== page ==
2.0.20 breaks DNS SRV hkp keyserver access via web proxy server

David Shaw dshaw at jabberwocky.com
Thu Jun 13 06:13:44 CEST 2013

On Jun 11, 2013, at 5:25 PM, John Marshall <john.marshall at riverwillow.com.au> wrote:

> On Tue, 11 Jun 2013, 08:33 -0400, David Shaw wrote:
>> On Jun 10, 2013, at 6:33 AM, John Marshall <john.marshall at riverwillow.com.au> wrote:
>>> The "SNI" changes to gnupg's handling of DNS SRV keyserver records means
>>> that a client accessing an hkp keyserver via a web proxy server can no
>>> longer contact the selected target keyserver.
>>> In 2.0.19, the target host from the SRV list would be selected and the
>>> HTTP query would be addressed to that target host domain.  In 2.0.20,
>>> the target host is selected, its address looked up, a fake record
>>> constructed comprising the SRV record owner's domain name (not the SRV
>>> target's domain name) and the query is constructed using the SRV
>>> record owner's domain as the host part.  Although not following the
>>> intention of RFC2782, this works fine for a directly-connected client
>>> because the IP address of the selected target is used.  However, in the
>>> case of a client behind a web proxy, the fake (SRV RR owner) domain is
>>> used as the hostname in the query and passed to the web proxy server.
>>> If the SRV RR owner also has an A or AAAA record, that (rather than
>>> whatever address was selected by gnupg) will be used by the proxy server
>>> to contact what may or may not be a keyserver.  If there is no A record
>>> in the SRV RR owner domain, the proxy server returns an error to gnupg.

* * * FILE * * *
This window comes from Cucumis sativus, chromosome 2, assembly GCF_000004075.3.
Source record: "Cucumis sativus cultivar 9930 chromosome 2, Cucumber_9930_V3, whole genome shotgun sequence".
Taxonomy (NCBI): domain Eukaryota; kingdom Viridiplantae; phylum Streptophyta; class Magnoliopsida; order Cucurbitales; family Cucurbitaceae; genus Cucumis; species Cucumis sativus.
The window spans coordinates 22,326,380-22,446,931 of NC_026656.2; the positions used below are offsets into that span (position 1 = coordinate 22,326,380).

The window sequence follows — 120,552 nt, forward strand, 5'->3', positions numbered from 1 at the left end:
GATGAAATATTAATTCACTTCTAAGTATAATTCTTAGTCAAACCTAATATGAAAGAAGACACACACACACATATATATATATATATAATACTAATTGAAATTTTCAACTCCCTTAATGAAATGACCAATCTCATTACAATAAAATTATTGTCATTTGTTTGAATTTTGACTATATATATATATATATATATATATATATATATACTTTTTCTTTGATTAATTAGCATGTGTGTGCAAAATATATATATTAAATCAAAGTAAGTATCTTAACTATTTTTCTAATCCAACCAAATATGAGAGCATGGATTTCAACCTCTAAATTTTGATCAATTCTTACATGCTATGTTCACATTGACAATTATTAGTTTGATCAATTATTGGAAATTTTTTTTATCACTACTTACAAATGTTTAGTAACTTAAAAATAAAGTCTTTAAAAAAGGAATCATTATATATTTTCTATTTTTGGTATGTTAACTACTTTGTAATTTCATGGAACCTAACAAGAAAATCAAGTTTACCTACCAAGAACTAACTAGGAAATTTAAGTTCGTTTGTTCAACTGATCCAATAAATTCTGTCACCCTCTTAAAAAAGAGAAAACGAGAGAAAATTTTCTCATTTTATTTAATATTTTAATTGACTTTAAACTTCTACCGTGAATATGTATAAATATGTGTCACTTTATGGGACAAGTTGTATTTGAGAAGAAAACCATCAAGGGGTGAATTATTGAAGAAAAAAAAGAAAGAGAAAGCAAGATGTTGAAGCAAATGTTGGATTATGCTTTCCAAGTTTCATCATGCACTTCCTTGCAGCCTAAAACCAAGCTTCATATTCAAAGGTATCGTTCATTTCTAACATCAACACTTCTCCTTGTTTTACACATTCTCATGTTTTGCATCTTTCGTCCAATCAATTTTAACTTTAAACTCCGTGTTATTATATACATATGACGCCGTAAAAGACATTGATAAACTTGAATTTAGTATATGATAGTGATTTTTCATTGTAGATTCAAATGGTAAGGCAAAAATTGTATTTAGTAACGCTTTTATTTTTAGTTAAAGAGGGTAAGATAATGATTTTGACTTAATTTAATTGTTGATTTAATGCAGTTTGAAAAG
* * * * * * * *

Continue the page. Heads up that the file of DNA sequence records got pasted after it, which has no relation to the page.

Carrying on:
>>> Either way it's broken.
>> I think I'm following what the problem is here.  Can you confirm something :  Are you using the libcurl support in GnuPG, or the built-in HTTP support?
> We are using --with-libcurl=/usr/local because we want the SRV support.
> (see my earlier post on the battle I had getting --with-libcurl=PATH to
> detect curl-config)
>> I suspect you are using libcurl, and I can see how you would get exactly the behavior you describe.  Out of curiosity, if you are indeed using libcurl, can you try the built-in HTTP support and see if that works better (i.e. properly) for you?  Just build with "./configure --without-libcurl"
> ?? I can't see how --without-libcurl does any SRV processing at all

It does.  Both --with-libcurl and --without-libcurl have SRV support.  For the libcurl version, it's faked from the outside.  For the without-libcurl version, the built-in HTTP engine actually supports SRV natively.  That it doesn't work on either path is for a different reason on each path.

I'm not convinced that it makes sense for a client to resolve the SRV, and then pass the resulting hostname to a proxy.  For example, leaving aside SRV, the client does not try and resolve an A record or chase a CNAME, but rather passes the requested resource to the proxy and the proxy does the work translating that to a DNS name, looking up that name, making the connection, etc.  Indeed, the client may not even be able to resolve external DNS at all.

It's true this worked in a previous version of GnuPG, but this was due to an incorrect implementation in GPG and the way your DNS and proxy is set up.  It was basically doing part of the DNS work in the client, and then passing the intermediate result to the proxy to do the rest, sort of like a DNS-level redirect, which as you point out does not follow the intent of RFC2782.

One thing you might do is "keyserver-options no-try-dns-srv", but even that won't really help with names like "au.gnupg.net".  A SRV-only keyserver name isn't going to work properly with a proxy.


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